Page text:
5. You would check ebay and find very high prices for items with active bidding. (Hmm…what kind of auction markets are behind the scenes for our power supply?) (Addendum: What is the Nash equilibrium here? Will people hold off bidding, hoping that tomorrow’s price will be higher?)
6. You would be puzzled why the Nordstrom’s sale was so empty.
7. It would take you days to notice any significant difference at all. After a few weeks, they would call in the econometricians to solve the identification problem in the data.
How long would it take you to figure out that other peoples’ demand curves were sloping upwards? How long would it take for society to fall apart?
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The real source of our frustration is signaling with "face time."
People — and not only at work — get insulted if they are dealt with in peremptory fashion, even when the issue at hand can be resolved quickly. Imagine a visiting professor comes to give a seminar, but you can’t find time for lunch. Lunch would have been chit-chat anyway, but now the professor feels you don’t value his research — or him — very much. Can you imagine such vanity? And if others perceive your time as important, they want it all the more.
What are some possible solutions to this problem? After all, a day has only twenty-four hours and your face has (one hopes) only one side.
1. Pretend that some other privilege you offer (hand kisses? birthday cards?) is extremely costly to you. Offer this other privilege in lieu of large amounts of time.
2. Pretend to be busier than you are. Let people believe — perhaps truthfully — that everyone else receives even less time.
3. Pretend your time is unimportant. (NB: This may involve dressing down.) The hope is that no one will feel slighted if they don’t get much time. Who feels slighted not to be given free thumb tacks? But there exists another equilibrium, in which the neglected person feels all the more insulted. After all, you are not giving away even your crummy low-value time.
4. Tell people you are autistic, or that you have Asperger’s syndrome.
I await your suggestions in the comments.
Mutual funds control some $7 trillion for about 95 million investors.
But to this economist, much about the industry is a puzzle. Why, for instance, do so many investors seek out funds other than minimum commission, “buy and hold” funds? This could be a significant market failure, since managed funds do not in general outperform the market and generally charge higher fees. Alternatively, we might think that investors enjoy trying to beat the market, and that they are consuming a kind of gambling service. Investment clubs, for instance, are almost certainly a bad financial idea, especially if you do them with your friends. But maybe they improve your social life.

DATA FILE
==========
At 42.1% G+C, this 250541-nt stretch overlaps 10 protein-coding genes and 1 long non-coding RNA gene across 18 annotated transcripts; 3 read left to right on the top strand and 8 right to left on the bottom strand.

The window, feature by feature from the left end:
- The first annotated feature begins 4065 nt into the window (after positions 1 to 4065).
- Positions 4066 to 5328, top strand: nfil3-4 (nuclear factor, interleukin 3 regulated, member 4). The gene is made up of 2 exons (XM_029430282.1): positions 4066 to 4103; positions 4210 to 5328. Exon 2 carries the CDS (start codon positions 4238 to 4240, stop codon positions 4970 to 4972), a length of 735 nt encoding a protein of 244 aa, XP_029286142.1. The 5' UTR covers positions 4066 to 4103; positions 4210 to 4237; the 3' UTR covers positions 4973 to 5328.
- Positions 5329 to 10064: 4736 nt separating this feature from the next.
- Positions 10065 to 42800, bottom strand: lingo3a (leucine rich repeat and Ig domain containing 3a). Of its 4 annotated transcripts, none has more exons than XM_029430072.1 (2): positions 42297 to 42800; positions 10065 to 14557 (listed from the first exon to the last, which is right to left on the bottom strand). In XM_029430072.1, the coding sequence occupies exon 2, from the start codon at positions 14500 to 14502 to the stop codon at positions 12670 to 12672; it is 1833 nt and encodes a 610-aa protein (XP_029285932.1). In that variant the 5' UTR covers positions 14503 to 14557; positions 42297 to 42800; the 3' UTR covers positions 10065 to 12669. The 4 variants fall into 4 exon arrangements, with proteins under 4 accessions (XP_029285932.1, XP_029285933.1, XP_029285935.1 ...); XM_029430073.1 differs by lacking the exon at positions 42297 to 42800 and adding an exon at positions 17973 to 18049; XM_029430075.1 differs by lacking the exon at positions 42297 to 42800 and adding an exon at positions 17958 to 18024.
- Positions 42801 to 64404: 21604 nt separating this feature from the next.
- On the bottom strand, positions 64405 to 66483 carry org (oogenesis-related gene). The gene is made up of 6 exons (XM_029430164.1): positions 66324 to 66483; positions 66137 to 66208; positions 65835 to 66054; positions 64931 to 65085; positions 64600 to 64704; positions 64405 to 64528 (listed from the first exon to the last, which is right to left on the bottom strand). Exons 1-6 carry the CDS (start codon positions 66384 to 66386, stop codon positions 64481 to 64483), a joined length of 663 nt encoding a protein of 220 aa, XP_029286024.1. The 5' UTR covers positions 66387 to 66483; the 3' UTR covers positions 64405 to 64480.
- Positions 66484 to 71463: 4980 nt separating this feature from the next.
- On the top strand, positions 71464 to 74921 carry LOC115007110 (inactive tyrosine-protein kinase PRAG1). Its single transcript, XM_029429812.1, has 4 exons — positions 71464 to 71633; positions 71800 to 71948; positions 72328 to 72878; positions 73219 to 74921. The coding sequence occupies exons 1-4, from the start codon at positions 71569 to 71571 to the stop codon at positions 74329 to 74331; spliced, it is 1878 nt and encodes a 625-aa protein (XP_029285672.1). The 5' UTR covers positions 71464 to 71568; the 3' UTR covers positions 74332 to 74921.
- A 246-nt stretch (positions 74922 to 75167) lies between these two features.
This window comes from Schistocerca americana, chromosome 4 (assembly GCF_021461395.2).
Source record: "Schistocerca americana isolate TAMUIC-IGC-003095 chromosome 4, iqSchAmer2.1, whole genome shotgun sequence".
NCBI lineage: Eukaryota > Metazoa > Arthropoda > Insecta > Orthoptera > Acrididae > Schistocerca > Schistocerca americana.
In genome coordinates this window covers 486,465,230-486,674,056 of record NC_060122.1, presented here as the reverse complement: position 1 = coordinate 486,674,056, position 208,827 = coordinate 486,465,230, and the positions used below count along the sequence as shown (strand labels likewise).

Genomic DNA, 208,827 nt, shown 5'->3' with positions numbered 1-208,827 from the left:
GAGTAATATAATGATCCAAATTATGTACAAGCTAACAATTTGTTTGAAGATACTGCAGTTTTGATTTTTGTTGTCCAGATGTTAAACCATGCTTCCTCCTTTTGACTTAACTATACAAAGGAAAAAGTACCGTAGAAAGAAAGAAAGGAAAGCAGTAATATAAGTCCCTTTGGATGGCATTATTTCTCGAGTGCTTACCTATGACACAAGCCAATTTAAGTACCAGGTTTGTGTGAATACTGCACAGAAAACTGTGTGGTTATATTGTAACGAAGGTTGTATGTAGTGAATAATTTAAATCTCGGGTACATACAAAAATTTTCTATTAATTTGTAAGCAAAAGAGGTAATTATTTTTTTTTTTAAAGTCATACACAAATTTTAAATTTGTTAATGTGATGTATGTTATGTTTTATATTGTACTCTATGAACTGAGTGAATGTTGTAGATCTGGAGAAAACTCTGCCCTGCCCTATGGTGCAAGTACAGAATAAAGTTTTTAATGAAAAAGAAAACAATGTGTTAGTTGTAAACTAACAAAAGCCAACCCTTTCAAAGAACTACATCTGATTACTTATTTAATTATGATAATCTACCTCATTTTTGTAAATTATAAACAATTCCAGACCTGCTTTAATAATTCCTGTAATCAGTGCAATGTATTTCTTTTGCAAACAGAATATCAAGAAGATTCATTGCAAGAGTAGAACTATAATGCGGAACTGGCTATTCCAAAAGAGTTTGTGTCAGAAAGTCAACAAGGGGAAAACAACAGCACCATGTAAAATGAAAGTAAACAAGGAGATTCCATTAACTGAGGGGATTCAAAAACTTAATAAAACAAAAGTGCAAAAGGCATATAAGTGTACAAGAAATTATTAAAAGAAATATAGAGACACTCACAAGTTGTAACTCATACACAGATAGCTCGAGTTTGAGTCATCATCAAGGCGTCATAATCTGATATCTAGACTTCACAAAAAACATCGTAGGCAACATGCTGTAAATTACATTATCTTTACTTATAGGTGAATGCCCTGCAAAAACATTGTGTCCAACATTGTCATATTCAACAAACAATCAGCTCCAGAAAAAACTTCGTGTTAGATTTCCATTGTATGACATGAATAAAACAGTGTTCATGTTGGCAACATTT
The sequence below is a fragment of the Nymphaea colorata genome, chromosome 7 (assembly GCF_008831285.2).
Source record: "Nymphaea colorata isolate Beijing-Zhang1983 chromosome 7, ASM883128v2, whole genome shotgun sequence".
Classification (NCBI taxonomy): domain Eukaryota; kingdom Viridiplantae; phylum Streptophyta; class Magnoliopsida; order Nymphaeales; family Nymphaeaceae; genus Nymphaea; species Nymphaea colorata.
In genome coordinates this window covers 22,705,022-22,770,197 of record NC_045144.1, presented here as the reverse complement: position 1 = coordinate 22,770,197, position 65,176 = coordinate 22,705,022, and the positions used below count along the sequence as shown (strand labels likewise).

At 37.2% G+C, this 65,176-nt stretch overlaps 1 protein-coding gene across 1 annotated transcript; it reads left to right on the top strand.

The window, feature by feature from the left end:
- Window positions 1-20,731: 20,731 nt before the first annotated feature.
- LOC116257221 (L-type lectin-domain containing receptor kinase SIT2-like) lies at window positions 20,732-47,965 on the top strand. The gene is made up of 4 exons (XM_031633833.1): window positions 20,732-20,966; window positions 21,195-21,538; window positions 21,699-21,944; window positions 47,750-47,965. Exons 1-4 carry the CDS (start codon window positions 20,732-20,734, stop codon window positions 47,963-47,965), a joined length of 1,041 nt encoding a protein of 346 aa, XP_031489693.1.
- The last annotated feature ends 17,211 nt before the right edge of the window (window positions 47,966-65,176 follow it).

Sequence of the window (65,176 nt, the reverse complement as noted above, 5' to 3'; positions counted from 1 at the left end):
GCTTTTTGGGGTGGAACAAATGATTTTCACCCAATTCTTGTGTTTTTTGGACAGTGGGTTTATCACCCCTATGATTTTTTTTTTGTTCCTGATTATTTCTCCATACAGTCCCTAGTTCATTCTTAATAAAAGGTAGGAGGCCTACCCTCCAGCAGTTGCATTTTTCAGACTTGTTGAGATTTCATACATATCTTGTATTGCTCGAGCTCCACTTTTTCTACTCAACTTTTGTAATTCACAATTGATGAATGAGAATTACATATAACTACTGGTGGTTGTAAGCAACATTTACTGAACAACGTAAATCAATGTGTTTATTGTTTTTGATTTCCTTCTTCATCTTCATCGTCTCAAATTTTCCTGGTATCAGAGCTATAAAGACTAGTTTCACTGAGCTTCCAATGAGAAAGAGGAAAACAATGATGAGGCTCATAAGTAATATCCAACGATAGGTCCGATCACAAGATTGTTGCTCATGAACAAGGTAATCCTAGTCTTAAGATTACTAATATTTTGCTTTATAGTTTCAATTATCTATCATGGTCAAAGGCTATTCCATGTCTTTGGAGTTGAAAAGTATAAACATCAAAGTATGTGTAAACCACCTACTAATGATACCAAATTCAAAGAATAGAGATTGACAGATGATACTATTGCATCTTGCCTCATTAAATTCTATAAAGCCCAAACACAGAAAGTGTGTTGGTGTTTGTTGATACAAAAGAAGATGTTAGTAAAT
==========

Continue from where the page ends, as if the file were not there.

The current abuses include the `unholy trinity’ of illegal late trading, abusive market timing and related self-dealing practices. In other words, the mutual fund keeps the good trades for itself, or offers them to favored investors. The practice now appears to be widespread, read the above link or here.
This reminds me of the equilibrium we often observe in the car dealership market. When you buy a new car, most dealers put you through hell. You have to fill out all sorts of paperwork, taking up half your day and locking you in psychologically to sticking around through protracted negotiations, based on deceit and lies. Most buyers don’t leave and go elsewhere, in part because they know they can only expect to start all over again with the same. And as long as it is not too visible, you don’t feel too bad about your initial investment decision.
I suspect we see the same kind of stickiness with mutual funds. Many investors will not be shocked by the recent revelations. But why bother switching to another fund? Once you get there, you can expect more of the same.
I’ve never seen a good analysis of which market features lend themselves to this kind of outcome. Could it be the occasional allocation of large sums of cash that lies at the root of the problem? But why can’t firms make credible commitments to honesty up front? Clearly fraud is not the norm for all industries, the restaurant sector does not work this way. I suspect legal penalties alone will never solve the problem, our best hope is that technology, and monitoring, somehow change to make mutual funds, and buying a car, more like the experience of going to a nice restaurant.